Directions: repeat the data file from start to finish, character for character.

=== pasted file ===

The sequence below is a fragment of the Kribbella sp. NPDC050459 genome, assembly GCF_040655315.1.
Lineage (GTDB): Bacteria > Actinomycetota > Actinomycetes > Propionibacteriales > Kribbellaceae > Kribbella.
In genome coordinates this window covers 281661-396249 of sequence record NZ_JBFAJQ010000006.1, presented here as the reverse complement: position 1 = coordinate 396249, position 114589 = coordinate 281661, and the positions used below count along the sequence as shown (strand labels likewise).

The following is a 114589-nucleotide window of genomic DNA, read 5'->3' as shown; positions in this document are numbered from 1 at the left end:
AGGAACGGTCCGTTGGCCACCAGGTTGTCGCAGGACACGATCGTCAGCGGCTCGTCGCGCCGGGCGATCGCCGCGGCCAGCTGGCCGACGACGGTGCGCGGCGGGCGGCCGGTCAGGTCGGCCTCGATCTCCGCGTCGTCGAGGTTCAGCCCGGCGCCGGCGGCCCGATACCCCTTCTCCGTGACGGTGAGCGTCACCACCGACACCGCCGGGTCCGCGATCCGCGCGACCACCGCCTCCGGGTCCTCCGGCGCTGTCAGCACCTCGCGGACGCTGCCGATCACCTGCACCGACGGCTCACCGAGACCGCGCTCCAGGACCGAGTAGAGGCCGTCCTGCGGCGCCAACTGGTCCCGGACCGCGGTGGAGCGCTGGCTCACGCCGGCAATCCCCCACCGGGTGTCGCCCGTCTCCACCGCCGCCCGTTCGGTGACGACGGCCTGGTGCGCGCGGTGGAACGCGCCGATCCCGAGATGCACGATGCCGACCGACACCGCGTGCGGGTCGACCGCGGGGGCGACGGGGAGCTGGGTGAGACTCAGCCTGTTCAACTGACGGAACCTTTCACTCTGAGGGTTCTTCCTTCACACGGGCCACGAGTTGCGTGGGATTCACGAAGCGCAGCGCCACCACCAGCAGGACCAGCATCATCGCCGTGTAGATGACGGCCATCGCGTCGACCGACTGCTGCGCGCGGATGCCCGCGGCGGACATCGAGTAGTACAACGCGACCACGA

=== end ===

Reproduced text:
The sequence below is a fragment of the Kribbella sp. NPDC050459 genome, assembly GCF_040655315.1.
Lineage (GTDB): Bacteria > Actinomycetota > Actinomycetes > Propionibacteriales > Kribbellaceae > Kribbella.
In genome coordinates this window covers 281661-396249 of sequence record NZ_JBFAJQ010000006.1, presented here as the reverse complement: position 1 = coordinate 396249, position 114589 = coordinate 281661, and the positions used below count along the sequence as shown (strand labels likewise).

The following is a 114589-nucleotide window of genomic DNA, read 5'->3' as shown; positions in this document are numbered from 1 at the left end:
AGGAACGGTCCGTTGGCCACCAGGTTGTCGCAGGACACGATCGTCAGCGGCTCGTCGCGCCGGGCGATCGCCGCGGCCAGCTGGCCGACGACGGTGCGCGGCGGGCGGCCGGTCAGGTCGGCCTCGATCTCCGCGTCGTCGAGGTTCAGCCCGGCGCCGGCGGCCCGATACCCCTTCTCCGTGACGGTGAGCGTCACCACCGACACCGCCGGGTCCGCGATCCGCGCGACCACCGCCTCCGGGTCCTCCGGCGCTGTCAGCACCTCGCGGACGCTGCCGATCACCTGCACCGACGGCTCACCGAGACCGCGCTCCAGGACCGAGTAGAGGCCGTCCTGCGGCGCCAACTGGTCCCGGACCGCGGTGGAGCGCTGGCTCACGCCGGCAATCCCCCACCGGGTGTCGCCCGTCTCCACCGCCGCCCGTTCGGTGACGACGGCCTGGTGCGCGCGGTGGAACGCGCCGATCCCGAGATGCACGATGCCGACCGACACCGCGTGCGGGTCGACCGCGGGGGCGACGGGGAGCTGGGTGAGACTCAGCCTGTTCAACTGACGGAACCTTTCACTCTGAGGGTTCTTCCTTCACACGGGCCACGAGTTGCGTGGGATTCACGAAGCGCAGCGCCACCACCAGCAGGACCAGCATCATCGCCGTGTAGATGACGGCCATCGCGTCGACCGACTGCTGCGCGCGGATGCCCGCGGCGGACATCGAGTAGTACAACGCGACCACGA